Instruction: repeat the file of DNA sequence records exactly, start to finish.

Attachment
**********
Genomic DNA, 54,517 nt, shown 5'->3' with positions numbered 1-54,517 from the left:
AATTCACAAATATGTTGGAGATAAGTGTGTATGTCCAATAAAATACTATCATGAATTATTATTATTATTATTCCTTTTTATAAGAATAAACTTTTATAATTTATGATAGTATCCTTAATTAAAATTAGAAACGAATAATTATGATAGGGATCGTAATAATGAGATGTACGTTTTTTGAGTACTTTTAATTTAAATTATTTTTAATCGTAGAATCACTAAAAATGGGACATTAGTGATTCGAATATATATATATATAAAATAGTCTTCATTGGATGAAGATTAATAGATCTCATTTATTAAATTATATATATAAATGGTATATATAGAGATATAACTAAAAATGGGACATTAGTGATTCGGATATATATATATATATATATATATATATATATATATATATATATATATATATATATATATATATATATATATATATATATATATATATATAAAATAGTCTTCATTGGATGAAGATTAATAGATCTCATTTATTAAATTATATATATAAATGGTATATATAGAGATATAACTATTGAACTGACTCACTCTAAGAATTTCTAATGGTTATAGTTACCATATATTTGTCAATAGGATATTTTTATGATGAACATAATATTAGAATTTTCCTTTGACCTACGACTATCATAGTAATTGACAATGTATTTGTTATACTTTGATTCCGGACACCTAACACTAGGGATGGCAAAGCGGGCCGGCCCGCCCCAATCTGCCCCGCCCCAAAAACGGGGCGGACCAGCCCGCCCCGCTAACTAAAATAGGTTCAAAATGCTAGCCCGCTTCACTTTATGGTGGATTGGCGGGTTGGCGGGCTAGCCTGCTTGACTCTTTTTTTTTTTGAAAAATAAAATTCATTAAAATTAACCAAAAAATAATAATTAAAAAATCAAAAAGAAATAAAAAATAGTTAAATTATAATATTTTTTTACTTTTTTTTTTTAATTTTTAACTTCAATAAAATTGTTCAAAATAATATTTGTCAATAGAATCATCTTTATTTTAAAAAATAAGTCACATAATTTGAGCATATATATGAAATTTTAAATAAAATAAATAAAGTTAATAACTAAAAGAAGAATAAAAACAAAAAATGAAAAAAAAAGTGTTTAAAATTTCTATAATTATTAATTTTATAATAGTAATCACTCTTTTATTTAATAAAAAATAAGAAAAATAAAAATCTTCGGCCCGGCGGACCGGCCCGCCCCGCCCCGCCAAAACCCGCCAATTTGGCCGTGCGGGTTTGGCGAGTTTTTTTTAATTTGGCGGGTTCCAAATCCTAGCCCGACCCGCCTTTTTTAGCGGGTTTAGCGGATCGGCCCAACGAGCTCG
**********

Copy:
Genomic DNA, 54,517 nt, shown 5'->3' with positions numbered 1-54,517 from the left:
AATTCACAAATATGTTGGAGATAAGTGTGTATGTCCAATAAAATACTATCATGAATTATTATTATTATTATTCCTTTTTATAAGAATAAACTTTTATAATTTATGATAGTATCCTTAATTAAAATTAGAAACGAATAATTATGATAGGGATCGTAATAATGAGATGTACGTTTTTTGAGTACTTTTAATTTAAATTATTTTTAATCGTAGAATCACTAAAAATGGGACATTAGTGATTCGAATATATATATATATAAAATAGTCTTCATTGGATGAAGATTAATAGATCTCATTTATTAAATTATATATATAAATGGTATATATAGAGATATAACTAAAAATGGGACATTAGTGATTCGGATATATATATATATATATATATATATATATATATATATATATATATATATATATATATATATATATATATATATATATATATATATATATAAAATAGTCTTCATTGGATGAAGATTAATAGATCTCATTTATTAAATTATATATATAAATGGTATATATAGAGATATAACTATTGAACTGACTCACTCTAAGAATTTCTAATGGTTATAGTTACCATATATTTGTCAATAGGATATTTTTATGATGAACATAATATTAGAATTTTCCTTTGACCTACGACTATCATAGTAATTGACAATGTATTTGTTATACTTTGATTCCGGACACCTAACACTAGGGATGGCAAAGCGGGCCGGCCCGCCCCAATCTGCCCCGCCCCAAAAACGGGGCGGACCAGCCCGCCCCGCTAACTAAAATAGGTTCAAAATGCTAGCCCGCTTCACTTTATGGTGGATTGGCGGGTTGGCGGGCTAGCCTGCTTGACTCTTTTTTTTTTTGAAAAATAAAATTCATTAAAATTAACCAAAAAATAATAATTAAAAAATCAAAAAGAAATAAAAAATAGTTAAATTATAATATTTTTTTACTTTTTTTTTTTAATTTTTAACTTCAATAAAATTGTTCAAAATAATATTTGTCAATAGAATCATCTTTATTTTAAAAAATAAGTCACATAATTTGAGCATATATATGAAATTTTAAATAAAATAAATAAAGTTAATAACTAAAAGAAGAATAAAAACAAAAAATGAAAAAAAAAGTGTTTAAAATTTCTATAATTATTAATTTTATAATAGTAATCACTCTTTTATTTAATAAAAAATAAGAAAAATAAAAATCTTCGGCCCGGCGGACCGGCCCGCCCCGCCCCGCCAAAACCCGCCAATTTGGCCGTGCGGGTTTGGCGAGTTTTTTTTAATTTGGCGGGTTCCAAATCCTAGCCCGACCCGCCTTTTTTAGCGGGTTTAGCGGATCGGCCCAACGAGCTCG